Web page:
UFC 173

UFC 173: Highlighting Most Important Results from Saturday's Marquee Event

May 24, 2014; Las Vegas, NV, USA;  TJ Dillashaw (blue) celebrates after a successful third round against opponent Renan Barao (not pictured) during their UFC 173 bantamweight championship bout at MGM Grand Garden Arena. Dillashaw won the bout by way of TKO. Mandatory Credit: Stephen R. Sylvanie-USA TODAY Sports
USA TODAY Sports
Chris RolingFeatured ColumnistMay 25, 2014

Saturday's UFC 173 at the MGM Grand Garden Arena was not only a shockingly great card, but a lesson in the unpredictable nature of the sport and what is to come.

The night's main event saw TJ Dillashaw rip the bantamweight title from Renan Barao, which proved to be but one critical decision on a night that wound up telling many stories about the present and future of the proceedings in the Octagon.

Let's take a look at that classic bout and two others at UFC 173 that are notable in a variety of facets.

 

Daniel Cormier Knocks off Dan Henderson

May 24, 2014; Las Vegas, NV, USA; Daniel Cormeir (red) celebrates after winning by submission against his opponent Dan Henderson (blue) after their UFC 173 welterweight bout at MGM Grand Garden Arena.  Mandatory Credit: Stephen R. Sylvanie-USA TODAY Sport
USA TODAY Sports

Perhaps it's time for Dan Henderson to ponder his future.

When the cage door to the Octagon closed, the former Olympian was thrown around like a rag doll by another past Olympian to decide who remains in the hunt for the lightweight title.

Daniel Cormier has now hit a 15-0 mark and looks every bit of a title contender at 35 years of age. Cormier applied consistent pressure and eventually won on a rear-naked choke in the third round to cement a victory more brutal than anyone has ever handed Henderson.

It's a clear sign that the two fighters are headed in very different directions. Henderson, surely to non-approval from fans, intends to keep his career alive, as recorded by MMAFighting.com:

That's a questionable decision, to say the least, but nobody can blame Cormier for calling out Jon Jones, per Mike Chiappetta of Fox Sports:

No matter where you go boy, I'm coming. You better hurry because I'm getting better.

I know nobody can wrestle me. It doesn't matter. If I decide to take Jon Jones down 100 times, I'll take him down 100 times. This is my octagon.

Cormier joins a short list of those worthy of the title shot, and tossing around a past juggernaut on Saturday sure does not hurt his chances.

 

Robbie Lawler Downs Jake Ellenberger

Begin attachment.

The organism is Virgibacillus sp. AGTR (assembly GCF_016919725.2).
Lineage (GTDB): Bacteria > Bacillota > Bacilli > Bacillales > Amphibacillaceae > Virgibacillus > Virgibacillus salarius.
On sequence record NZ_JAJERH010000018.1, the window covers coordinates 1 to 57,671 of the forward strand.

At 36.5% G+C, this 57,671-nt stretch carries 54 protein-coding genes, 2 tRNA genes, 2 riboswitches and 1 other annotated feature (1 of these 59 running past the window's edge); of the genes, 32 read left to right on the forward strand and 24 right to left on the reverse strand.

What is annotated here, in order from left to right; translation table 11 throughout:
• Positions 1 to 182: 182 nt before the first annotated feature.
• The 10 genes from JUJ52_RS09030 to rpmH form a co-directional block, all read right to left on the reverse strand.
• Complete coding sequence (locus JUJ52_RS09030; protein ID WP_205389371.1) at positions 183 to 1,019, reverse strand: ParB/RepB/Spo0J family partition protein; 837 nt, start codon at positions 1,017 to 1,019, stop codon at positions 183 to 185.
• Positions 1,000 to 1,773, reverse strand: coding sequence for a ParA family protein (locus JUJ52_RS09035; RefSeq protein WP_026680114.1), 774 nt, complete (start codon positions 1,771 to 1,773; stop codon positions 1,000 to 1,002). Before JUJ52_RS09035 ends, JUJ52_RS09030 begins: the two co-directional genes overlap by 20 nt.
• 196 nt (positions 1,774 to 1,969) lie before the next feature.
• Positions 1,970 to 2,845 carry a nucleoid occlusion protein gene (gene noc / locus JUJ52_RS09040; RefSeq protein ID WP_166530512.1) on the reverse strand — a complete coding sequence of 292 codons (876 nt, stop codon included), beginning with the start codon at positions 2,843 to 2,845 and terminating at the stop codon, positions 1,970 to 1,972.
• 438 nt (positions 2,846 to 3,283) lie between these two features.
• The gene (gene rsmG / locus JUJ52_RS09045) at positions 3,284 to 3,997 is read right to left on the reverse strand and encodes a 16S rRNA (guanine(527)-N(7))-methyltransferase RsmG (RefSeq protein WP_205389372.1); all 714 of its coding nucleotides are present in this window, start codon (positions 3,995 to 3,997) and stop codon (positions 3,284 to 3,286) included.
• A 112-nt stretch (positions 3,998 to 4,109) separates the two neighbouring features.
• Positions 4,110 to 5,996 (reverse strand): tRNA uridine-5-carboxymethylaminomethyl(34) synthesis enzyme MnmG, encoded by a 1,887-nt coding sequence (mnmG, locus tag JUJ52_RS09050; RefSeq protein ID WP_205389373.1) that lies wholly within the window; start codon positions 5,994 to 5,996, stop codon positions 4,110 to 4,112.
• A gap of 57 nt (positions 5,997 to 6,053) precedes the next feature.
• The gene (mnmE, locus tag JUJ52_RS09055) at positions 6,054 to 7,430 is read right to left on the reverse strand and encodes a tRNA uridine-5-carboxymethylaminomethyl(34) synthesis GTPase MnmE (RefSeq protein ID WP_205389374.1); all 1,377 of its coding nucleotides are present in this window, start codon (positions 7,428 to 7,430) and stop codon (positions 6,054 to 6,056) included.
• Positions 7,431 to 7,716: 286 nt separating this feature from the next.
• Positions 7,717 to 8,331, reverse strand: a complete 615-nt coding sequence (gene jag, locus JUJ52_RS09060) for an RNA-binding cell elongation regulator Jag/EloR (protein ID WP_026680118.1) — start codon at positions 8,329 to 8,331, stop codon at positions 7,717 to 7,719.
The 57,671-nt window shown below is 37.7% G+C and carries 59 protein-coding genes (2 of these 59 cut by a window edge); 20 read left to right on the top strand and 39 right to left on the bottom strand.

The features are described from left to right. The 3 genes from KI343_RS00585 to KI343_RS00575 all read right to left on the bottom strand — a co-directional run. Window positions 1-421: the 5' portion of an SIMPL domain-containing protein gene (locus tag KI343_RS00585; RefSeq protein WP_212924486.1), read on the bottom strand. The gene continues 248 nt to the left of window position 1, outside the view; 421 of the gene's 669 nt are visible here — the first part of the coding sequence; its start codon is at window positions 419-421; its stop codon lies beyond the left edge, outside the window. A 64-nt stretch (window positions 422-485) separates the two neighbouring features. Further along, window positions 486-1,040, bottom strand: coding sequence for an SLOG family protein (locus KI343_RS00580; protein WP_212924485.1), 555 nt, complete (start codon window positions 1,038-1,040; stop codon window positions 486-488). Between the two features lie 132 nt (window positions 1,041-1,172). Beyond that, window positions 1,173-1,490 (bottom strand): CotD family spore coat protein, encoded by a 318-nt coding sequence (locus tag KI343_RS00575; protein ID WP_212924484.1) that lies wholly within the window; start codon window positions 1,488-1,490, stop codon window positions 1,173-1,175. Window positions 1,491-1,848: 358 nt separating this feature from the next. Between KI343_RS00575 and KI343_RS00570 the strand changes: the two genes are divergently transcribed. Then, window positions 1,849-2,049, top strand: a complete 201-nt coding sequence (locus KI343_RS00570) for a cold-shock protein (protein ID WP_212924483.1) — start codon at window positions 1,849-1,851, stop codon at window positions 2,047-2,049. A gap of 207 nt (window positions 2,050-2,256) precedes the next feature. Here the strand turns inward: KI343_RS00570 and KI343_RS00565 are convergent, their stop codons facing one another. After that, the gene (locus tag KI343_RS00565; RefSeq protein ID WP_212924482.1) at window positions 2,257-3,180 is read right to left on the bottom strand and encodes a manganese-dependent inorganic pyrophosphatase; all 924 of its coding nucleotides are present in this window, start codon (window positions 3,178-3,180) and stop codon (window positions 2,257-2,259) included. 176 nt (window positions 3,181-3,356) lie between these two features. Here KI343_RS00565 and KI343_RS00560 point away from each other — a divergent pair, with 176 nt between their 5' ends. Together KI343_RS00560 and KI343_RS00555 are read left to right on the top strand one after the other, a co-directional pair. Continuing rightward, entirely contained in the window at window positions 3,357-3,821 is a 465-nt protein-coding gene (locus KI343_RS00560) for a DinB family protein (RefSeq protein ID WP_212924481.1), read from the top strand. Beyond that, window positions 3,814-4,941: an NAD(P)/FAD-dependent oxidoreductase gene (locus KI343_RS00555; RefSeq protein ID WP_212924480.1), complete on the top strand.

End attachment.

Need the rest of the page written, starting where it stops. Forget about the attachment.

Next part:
May 24, 2014; Las Vegas, NV, USA; Robbie Lawler (red) screams after finishing his UFC 173 light heavyweight bout against opponent Jake Ellenberger (blue) at MGM Grand Garden Arena. Lawler won his bout by way of TKO. Mandatory Credit: Stephen R. Sylvanie-U
USA TODAY Sports

Remember when Jake Ellenberger was a top threat?

Good times.

Just a few years ago, Ellenberger was tearing through the likes of Jake Shields and had the look of the next big thing. On Saturday, Ellenberger looked like the subject of a Space Jam-esque victim, because he had clearly forgotten how to fight as Robbie Lawler dominated every second of their encounter.

"Ruthless" was just that over the course of the entire bout, peppering the former superstar with an onslaught of strikes that resulted in a total strikes advantage of 72-30 before the fight was called in the third round.

It's clear Lawler will not get a title shot right away, but his dominance in a way nobody could have predicted on Saturday jump-starts his path back to contention. For Ellenberger, it is time to go back to the drawing board and rediscover something, anything that will make him competitive again.

 

TJ Dillashaw Jaw-Dropping Triumph over Renan Barao

May 24, 2014; Las Vegas, NV, USA; TJ Dillashaw (blue) pins down  Renan Barao (red) during their UFC 173 bantamweight championship bout at MGM Grand Garden Arena. Dillashaw won the bout by way of TKO. Mandatory Credit: Stephen R. Sylvanie-USA TODAY Sports
USA TODAY Sports

It had to happen at some point, but few thought Dillashaw would be the one to do it.

Barao entered Saturday night as a winner of more than 30 straight, dating back to 2005, and a name many considered to be the best pound-for-pound fighter in the world.

So much for that.

Barao was nearly knocked out in the first round via a barrage from Dillashaw, regained composure and was fully destroyed every step of the way before his eventual knockout in the final round.

For Dillashaw, it's a coming-of-age moment and one he will forever cherish, as captured by the UFC:

UFC fans around the globe just witnessed a passing of the torch. A rematch is surely on the table with Barao still one of the sport's best, but it is important to recognize the arrival of a new champ and face of the sport as he begins his journey.

 

Note: All info courtesy of the UFC's official website unless otherwise specified.

 

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